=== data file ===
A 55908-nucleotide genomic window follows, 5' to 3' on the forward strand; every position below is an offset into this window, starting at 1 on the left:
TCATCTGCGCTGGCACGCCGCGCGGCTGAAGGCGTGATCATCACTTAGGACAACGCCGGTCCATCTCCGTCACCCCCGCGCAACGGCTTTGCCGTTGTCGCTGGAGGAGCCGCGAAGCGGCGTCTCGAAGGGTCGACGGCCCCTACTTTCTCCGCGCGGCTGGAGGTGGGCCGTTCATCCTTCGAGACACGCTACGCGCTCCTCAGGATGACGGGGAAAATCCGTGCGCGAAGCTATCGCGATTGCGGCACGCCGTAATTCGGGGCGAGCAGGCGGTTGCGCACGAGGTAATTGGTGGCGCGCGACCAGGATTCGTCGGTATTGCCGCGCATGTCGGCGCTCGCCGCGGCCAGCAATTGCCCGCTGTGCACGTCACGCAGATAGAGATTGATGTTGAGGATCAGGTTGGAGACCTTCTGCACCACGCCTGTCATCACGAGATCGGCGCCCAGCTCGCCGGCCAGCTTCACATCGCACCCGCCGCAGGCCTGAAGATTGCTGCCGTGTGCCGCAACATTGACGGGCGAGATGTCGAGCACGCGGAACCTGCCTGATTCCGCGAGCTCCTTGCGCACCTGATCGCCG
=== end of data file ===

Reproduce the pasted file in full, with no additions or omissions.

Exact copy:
A 55908-nucleotide genomic window follows, 5' to 3' on the forward strand; every position below is an offset into this window, starting at 1 on the left:
TCATCTGCGCTGGCACGCCGCGCGGCTGAAGGCGTGATCATCACTTAGGACAACGCCGGTCCATCTCCGTCACCCCCGCGCAACGGCTTTGCCGTTGTCGCTGGAGGAGCCGCGAAGCGGCGTCTCGAAGGGTCGACGGCCCCTACTTTCTCCGCGCGGCTGGAGGTGGGCCGTTCATCCTTCGAGACACGCTACGCGCTCCTCAGGATGACGGGGAAAATCCGTGCGCGAAGCTATCGCGATTGCGGCACGCCGTAATTCGGGGCGAGCAGGCGGTTGCGCACGAGGTAATTGGTGGCGCGCGACCAGGATTCGTCGGTATTGCCGCGCATGTCGGCGCTCGCCGCGGCCAGCAATTGCCCGCTGTGCACGTCACGCAGATAGAGATTGATGTTGAGGATCAGGTTGGAGACCTTCTGCACCACGCCTGTCATCACGAGATCGGCGCCCAGCTCGCCGGCCAGCTTCACATCGCACCCGCCGCAGGCCTGAAGATTGCTGCCGTGTGCCGCAACATTGACGGGCGAGATGTCGAGCACGCGGAACCTGCCTGATTCCGCGAGCTCCTTGCGCACCTGATCGCCG